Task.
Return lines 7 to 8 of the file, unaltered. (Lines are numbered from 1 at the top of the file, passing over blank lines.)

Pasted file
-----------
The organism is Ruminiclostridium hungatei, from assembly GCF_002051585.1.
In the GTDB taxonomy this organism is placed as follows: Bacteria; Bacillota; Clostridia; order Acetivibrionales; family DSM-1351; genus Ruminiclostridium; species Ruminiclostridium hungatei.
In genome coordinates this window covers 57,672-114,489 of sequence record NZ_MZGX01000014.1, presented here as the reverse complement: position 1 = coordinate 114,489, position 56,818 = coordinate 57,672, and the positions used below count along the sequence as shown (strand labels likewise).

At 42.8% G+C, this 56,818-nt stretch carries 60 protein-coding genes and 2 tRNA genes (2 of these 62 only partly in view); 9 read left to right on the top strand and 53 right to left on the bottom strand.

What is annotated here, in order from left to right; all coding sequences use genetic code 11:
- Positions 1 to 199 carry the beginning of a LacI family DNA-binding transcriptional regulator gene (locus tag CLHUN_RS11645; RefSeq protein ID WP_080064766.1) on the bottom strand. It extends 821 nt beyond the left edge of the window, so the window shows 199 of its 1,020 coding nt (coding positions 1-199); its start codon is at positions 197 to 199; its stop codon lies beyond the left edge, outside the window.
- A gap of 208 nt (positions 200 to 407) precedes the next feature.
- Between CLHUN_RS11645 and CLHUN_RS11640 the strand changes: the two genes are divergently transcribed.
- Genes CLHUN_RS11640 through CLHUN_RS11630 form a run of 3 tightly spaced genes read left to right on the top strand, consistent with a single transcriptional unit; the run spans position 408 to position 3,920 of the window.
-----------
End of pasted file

- A gap of 208 nt (positions 200 to 407) precedes the next feature.
- Between CLHUN_RS11645 and CLHUN_RS11640 the strand changes: the two genes are divergently transcribed.